It was a glorious amphitheatre with environment of picturesque mountains, and within these towering ramparts reposed the little village of Lovdal, the prominent object in which was the church, with its pure white walls, gables, plain grey spire and red roof, standing on a little eminence in the middle distance. Then came a patch of greenery formed by the apple trees of our most comfortable farmhouse. Around it clustered the red-roofed wooden houses of the neighbours, and there were two or three flagstaffs always conspicuous in the clear air. On my arrival they had hoisted the Union Jack on our flagstaff, and there was generally either the Norwegian or English flag to be seen flying. The farthest point of mountain would be, perhaps, a couple of miles distant as we looked straight up from The Rocks.

It was my fortune to behold this entrancing scene considerably transformed during my month's stay. At first the immediate landscape was beautified by wild flowers; the blue of the harebells was exquisitely set off by masses of golden St. John's wort, and on our walk to The Rocks we would trample down meadow-sweet, marsh mallow, bird's foot trefoil, and potentilla. There was one little detail of the picture that was quite remarkable; it was a bright composition of harebells, with the red-brown of ripening grass, and a patch of Prussian blue representing a crop of oats immediately behind. By and by the haymakers came, and down went the harebells, and in course of time the Prussian blue became yellow straw. One Sunday evening impresses itself upon my memory especially. The bells were tinkling as the cows came down from the mountains, and the voices of the women and children were heard afar in the clear air; down the valley came the music of a military band in the encampment, and the sun disappearing over the mountains brought out the colours of the pines and birches in an indescribably vivid manner, and everything seemed luminous beyond conception.

But what impressed itself most upon me were the odours brought down to me on my rocky seat by the soft wind. For quite half an hour there were regular alternations of the fragrance of pine and new-mown hay. I had often read of scents borne by zephyrs, but never so thoroughly realised the sensation of air filled with them. The Rocks, I may add, were at places hoary with age, curiously stained by the weather, patched with mosses and ling, and rearwards was the wood with all manner of shrubs and diversity of forest trees, amongst which I noticed elm, oak, and cedar, and a complete undergrowth of bilberry and other berries, which we could pluck and eat at any hour of the day, and diversify such dessert with wild strawberries and raspberries by a little search. The whole scene from The Rocks was one of peace and tranquil prosperity, and one's heart was always warming towards the kindly people, whose friendship we had quickly gained. During our stay we cast and caught from many rocks, but none gave us so characteristic and beautiful a picture in sunshine and in shade as these to which we gave the distinctive name.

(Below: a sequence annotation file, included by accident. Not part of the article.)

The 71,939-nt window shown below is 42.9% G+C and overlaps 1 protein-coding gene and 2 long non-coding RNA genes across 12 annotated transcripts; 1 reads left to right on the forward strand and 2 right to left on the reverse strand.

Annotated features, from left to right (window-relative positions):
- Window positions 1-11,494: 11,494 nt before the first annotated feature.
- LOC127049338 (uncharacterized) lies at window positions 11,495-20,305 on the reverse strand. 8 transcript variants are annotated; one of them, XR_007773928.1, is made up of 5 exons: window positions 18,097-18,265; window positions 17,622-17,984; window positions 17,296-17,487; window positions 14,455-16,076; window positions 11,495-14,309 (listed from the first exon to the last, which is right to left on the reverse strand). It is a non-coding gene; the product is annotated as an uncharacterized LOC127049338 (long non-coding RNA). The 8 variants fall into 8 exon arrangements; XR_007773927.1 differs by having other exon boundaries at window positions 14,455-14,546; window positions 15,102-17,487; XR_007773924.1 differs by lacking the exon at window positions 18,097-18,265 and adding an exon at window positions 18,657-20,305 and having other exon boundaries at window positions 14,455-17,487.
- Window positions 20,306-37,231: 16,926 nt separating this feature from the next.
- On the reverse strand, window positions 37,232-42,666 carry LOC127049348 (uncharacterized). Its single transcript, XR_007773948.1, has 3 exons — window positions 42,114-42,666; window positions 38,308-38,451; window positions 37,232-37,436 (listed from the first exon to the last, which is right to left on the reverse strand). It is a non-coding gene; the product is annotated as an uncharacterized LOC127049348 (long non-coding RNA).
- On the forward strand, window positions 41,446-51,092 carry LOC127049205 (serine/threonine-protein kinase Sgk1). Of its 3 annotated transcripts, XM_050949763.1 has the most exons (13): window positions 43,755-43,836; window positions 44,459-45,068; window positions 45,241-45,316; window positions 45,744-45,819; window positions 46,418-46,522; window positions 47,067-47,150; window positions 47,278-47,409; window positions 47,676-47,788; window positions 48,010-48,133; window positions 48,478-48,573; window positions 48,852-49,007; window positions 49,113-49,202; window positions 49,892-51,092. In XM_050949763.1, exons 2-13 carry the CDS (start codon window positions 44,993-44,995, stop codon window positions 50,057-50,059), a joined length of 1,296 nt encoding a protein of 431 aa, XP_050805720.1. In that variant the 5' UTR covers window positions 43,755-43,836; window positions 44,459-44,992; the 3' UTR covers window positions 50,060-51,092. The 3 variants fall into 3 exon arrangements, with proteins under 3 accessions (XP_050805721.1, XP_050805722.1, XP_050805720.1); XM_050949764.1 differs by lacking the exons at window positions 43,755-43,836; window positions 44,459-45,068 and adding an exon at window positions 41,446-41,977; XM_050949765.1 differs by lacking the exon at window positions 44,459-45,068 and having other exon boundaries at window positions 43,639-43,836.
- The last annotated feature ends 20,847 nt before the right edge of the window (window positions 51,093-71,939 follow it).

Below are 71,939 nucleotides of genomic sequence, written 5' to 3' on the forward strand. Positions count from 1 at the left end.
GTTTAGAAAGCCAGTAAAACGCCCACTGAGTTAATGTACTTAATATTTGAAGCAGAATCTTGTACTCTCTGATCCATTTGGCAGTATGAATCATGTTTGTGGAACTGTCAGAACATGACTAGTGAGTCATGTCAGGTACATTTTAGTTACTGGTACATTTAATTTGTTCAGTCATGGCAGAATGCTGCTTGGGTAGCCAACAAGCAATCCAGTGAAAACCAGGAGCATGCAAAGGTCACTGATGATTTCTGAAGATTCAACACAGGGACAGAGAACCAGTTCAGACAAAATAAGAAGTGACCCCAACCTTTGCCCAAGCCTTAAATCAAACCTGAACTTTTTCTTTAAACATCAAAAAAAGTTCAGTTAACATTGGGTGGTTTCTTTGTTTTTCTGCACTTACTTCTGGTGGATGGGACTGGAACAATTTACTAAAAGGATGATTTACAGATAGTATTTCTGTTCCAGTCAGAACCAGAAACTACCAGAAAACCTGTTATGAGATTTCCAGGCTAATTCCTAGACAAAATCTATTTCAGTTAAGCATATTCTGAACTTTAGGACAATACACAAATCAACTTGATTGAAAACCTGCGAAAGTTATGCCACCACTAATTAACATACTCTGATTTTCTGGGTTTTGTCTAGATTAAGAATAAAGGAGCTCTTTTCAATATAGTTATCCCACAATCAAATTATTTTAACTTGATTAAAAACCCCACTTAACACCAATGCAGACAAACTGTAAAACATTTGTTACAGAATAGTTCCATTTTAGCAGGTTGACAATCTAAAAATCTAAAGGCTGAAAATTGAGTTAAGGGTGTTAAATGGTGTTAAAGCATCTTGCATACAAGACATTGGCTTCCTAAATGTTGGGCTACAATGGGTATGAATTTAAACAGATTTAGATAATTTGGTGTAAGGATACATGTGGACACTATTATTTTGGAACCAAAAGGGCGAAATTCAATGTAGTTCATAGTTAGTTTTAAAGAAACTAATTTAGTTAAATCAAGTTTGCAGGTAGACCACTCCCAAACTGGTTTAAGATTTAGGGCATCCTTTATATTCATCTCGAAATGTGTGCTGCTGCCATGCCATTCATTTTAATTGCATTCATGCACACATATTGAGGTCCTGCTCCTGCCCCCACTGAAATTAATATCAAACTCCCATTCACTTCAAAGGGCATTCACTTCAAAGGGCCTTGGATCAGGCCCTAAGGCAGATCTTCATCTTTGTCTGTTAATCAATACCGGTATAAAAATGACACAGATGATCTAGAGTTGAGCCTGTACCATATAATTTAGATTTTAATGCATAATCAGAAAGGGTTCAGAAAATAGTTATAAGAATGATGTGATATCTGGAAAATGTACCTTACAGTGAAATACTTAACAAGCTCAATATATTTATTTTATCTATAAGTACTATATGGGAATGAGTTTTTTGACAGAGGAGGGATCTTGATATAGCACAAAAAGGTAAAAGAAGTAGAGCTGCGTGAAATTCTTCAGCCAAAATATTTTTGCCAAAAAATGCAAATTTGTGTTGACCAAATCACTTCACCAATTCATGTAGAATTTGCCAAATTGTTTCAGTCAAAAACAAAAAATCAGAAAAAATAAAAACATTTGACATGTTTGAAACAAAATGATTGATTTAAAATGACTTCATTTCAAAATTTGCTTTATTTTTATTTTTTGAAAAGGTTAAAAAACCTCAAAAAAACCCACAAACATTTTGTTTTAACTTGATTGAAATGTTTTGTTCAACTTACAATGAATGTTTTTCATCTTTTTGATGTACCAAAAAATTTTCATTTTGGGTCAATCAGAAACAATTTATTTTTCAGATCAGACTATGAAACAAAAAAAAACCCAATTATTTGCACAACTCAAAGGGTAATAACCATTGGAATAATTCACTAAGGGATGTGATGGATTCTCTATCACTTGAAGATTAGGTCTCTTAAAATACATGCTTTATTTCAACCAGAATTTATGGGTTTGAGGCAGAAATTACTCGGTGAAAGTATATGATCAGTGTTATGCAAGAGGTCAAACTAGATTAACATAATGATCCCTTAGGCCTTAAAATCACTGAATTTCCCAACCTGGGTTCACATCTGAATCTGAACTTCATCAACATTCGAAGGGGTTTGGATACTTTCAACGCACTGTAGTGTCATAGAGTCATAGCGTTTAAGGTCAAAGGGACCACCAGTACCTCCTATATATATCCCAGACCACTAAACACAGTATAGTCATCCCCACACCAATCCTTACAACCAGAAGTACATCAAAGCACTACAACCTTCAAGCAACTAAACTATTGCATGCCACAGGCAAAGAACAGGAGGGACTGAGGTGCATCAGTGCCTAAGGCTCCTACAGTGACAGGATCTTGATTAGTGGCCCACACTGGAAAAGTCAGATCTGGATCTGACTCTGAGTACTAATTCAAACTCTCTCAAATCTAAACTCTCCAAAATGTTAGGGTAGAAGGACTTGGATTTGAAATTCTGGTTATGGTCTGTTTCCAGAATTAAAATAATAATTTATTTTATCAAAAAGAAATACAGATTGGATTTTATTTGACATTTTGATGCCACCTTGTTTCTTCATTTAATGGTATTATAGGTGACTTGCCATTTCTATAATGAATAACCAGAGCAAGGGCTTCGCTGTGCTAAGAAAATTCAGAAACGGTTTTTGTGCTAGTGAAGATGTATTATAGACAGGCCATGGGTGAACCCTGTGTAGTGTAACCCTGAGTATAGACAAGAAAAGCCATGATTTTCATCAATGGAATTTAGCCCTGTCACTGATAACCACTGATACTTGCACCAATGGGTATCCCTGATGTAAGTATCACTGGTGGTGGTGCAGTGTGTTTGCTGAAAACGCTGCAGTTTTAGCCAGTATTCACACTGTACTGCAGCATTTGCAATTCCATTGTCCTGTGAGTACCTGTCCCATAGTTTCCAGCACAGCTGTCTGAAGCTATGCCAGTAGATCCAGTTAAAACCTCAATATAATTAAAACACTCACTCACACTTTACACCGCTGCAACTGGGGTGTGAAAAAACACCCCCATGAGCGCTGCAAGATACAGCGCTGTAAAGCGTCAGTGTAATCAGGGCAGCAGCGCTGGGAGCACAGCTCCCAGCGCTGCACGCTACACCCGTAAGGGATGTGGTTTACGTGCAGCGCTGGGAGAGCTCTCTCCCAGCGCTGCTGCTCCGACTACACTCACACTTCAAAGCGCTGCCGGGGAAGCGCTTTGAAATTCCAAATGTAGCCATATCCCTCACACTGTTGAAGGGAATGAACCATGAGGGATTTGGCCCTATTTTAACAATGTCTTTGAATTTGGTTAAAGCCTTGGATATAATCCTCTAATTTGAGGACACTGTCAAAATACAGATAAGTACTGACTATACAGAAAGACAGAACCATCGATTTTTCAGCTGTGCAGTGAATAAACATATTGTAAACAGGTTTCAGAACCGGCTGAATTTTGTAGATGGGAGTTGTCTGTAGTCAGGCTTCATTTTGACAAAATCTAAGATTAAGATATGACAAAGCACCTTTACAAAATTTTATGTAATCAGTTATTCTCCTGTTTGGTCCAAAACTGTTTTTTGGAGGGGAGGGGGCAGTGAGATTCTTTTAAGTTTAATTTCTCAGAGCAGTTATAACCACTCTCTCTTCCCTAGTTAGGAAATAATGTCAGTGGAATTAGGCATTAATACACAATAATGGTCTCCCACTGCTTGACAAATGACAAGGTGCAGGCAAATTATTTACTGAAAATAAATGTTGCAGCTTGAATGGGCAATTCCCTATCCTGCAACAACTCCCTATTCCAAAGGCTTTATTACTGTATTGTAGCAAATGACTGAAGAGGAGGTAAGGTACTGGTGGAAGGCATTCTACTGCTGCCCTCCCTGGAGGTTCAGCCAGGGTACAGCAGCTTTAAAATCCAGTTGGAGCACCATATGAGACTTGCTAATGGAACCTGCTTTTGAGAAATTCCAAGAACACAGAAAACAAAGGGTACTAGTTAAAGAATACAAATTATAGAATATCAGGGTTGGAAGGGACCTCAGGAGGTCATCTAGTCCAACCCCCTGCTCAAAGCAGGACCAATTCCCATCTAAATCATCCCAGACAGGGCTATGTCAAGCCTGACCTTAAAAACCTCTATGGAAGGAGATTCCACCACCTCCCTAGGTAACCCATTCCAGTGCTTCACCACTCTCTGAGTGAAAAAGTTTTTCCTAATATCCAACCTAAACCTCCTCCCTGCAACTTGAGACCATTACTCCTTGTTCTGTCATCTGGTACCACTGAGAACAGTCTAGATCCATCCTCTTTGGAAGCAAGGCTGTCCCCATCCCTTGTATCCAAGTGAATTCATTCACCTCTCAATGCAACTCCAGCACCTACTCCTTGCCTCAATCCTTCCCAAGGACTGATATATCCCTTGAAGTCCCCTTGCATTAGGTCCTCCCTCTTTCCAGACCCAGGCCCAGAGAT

* * * * * *

The majority of anglers probably agree that fishing from a boat must, under the best of circumstances, be ranked amongst the necessary evils of an angler's life. The ideal salmon pool is one that can be waded, and the stream where the salmon lie commanded from head to tail with precision, without danger or unnecessary exertion to the wader. The foothold for the man should be shingle or stones presenting a fairly even bottom, sloping gradually from the edge, and enabling the fisherman to operate comfortably with the water at his hips. Should he have to venture deeper, the necessity of keeping the winch above water requires a special strain upon the muscles, and this in time becomes fatiguing. There is always, however, compensation in hooking a salmon in this position, in which you have to hold your rod well up what time you retire slowly to the terra firma that is above water, carrying on the action as you go.

A long pool of sufficient briskness to keep the fly in lively and regular motion, a pool with varying depths and a sharp shallow at the tail, a pool that will, let us say, take not less than half an hour to fish down carefully, is what we should all perhaps choose if we could do so; but even where the bottom is rough, and the angler, if he would escape peril, must move with wary steps, where the stream is so out of reach that it can only be properly worked in parts, and then with difficulty—even this is better than fishing from a boat. I know of nothing more delightful than wading such a pool at just the depth and force of water which allows you to sit on it. Those who have not indulged in this sensation may laugh at the idea of sitting on running water, but it is quite possible, and many a time have I enjoyed this utilisation of a current strong enough to support you as a seat.